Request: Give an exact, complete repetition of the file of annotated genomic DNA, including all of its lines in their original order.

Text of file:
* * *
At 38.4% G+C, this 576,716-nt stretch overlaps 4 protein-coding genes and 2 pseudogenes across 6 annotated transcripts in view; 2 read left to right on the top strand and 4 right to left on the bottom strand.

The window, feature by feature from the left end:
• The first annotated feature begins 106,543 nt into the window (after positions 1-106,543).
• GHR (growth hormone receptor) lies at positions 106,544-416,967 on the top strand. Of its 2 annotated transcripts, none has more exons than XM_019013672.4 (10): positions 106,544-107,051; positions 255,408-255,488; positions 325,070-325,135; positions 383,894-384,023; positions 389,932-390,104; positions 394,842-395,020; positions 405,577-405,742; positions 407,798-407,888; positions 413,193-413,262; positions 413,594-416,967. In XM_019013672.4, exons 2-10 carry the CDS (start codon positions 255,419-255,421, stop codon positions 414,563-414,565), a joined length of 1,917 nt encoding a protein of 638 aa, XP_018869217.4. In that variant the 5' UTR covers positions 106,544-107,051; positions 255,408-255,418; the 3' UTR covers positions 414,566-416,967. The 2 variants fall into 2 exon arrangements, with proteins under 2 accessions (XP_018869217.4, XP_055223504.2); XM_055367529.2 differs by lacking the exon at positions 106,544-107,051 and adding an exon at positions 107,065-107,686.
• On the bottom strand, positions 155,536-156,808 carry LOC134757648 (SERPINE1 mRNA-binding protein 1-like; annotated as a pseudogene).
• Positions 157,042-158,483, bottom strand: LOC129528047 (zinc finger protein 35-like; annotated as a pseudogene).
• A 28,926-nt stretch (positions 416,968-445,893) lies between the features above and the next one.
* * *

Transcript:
At 38.4% G+C, this 576,716-nt stretch overlaps 4 protein-coding genes and 2 pseudogenes across 6 annotated transcripts in view; 2 read left to right on the top strand and 4 right to left on the bottom strand.

The window, feature by feature from the left end:
• The first annotated feature begins 106,543 nt into the window (after positions 1-106,543).
• GHR (growth hormone receptor) lies at positions 106,544-416,967 on the top strand. Of its 2 annotated transcripts, none has more exons than XM_019013672.4 (10): positions 106,544-107,051; positions 255,408-255,488; positions 325,070-325,135; positions 383,894-384,023; positions 389,932-390,104; positions 394,842-395,020; positions 405,577-405,742; positions 407,798-407,888; positions 413,193-413,262; positions 413,594-416,967. In XM_019013672.4, exons 2-10 carry the CDS (start codon positions 255,419-255,421, stop codon positions 414,563-414,565), a joined length of 1,917 nt encoding a protein of 638 aa, XP_018869217.4. In that variant the 5' UTR covers positions 106,544-107,051; positions 255,408-255,418; the 3' UTR covers positions 414,566-416,967. The 2 variants fall into 2 exon arrangements, with proteins under 2 accessions (XP_018869217.4, XP_055223504.2); XM_055367529.2 differs by lacking the exon at positions 106,544-107,051 and adding an exon at positions 107,065-107,686.
• On the bottom strand, positions 155,536-156,808 carry LOC134757648 (SERPINE1 mRNA-binding protein 1-like; annotated as a pseudogene).
• Positions 157,042-158,483, bottom strand: LOC129528047 (zinc finger protein 35-like; annotated as a pseudogene).
• A 28,926-nt stretch (positions 416,968-445,893) lies between the features above and the next one.